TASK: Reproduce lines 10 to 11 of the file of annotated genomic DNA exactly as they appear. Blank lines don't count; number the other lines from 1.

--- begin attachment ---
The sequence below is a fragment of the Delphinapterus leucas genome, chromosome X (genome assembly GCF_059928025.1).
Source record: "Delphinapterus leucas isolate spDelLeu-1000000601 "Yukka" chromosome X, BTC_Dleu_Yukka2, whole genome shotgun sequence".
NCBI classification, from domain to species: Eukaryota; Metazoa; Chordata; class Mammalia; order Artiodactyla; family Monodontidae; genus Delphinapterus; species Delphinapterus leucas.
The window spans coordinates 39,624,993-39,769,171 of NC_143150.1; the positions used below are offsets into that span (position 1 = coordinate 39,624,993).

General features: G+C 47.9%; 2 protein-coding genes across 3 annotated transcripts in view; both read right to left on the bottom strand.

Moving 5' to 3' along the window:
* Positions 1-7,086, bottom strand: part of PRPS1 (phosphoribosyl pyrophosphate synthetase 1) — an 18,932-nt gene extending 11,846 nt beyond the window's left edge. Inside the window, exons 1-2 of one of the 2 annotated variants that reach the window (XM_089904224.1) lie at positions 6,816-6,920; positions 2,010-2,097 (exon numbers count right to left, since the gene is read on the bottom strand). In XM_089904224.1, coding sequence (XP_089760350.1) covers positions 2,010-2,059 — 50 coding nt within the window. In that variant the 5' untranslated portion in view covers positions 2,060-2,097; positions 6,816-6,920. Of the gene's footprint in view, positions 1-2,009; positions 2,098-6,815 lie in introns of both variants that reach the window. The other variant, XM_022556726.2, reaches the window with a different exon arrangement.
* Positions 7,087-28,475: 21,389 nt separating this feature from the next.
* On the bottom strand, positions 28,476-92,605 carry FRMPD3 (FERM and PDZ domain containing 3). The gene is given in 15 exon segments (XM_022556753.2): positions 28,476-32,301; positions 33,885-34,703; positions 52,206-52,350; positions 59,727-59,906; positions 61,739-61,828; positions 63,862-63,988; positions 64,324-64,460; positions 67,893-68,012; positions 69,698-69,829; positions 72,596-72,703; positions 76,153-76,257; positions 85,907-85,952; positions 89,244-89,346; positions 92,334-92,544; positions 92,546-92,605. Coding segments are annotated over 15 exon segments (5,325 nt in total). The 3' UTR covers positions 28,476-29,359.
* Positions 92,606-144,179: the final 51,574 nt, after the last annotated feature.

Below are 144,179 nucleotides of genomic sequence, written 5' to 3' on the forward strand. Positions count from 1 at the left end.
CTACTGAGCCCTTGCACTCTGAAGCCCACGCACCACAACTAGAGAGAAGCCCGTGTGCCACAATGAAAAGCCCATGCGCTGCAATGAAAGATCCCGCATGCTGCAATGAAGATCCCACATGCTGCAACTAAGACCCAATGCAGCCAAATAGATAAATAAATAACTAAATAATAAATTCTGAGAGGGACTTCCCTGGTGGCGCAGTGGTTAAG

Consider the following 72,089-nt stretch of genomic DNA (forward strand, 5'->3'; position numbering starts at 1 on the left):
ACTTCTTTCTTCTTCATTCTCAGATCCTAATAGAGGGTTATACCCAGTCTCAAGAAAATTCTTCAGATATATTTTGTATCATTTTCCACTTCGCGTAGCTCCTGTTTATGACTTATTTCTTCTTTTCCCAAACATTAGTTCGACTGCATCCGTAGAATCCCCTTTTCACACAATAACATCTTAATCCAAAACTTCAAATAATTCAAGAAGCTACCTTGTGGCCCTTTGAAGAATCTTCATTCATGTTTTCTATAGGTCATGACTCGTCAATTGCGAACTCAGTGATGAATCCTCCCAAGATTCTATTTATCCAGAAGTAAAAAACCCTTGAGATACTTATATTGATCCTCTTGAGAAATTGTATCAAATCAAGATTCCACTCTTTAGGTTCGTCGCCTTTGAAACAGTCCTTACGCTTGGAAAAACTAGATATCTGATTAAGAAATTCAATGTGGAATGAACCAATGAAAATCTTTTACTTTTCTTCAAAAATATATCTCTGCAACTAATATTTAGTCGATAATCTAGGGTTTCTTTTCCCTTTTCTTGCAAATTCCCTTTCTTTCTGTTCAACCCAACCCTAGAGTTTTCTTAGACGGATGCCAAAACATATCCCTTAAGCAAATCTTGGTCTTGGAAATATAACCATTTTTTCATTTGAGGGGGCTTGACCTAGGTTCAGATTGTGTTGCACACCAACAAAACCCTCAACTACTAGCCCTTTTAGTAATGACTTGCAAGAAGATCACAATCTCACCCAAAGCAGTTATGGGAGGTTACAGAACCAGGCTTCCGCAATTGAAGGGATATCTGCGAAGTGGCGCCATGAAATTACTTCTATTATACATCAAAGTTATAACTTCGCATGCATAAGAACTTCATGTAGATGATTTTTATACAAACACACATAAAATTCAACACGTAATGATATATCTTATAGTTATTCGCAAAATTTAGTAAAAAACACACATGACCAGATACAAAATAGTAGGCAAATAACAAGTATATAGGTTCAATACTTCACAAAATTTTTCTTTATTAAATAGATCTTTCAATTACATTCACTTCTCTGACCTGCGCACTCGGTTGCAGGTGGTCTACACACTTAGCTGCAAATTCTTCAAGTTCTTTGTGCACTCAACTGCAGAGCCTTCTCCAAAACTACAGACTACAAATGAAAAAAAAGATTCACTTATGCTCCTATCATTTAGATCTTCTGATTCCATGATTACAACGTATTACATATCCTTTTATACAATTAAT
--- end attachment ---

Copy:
* Positions 92,606-144,179: the final 51,574 nt, after the last annotated feature.

Below are 144,179 nucleotides of genomic sequence, written 5' to 3' on the forward strand. Positions count from 1 at the left end.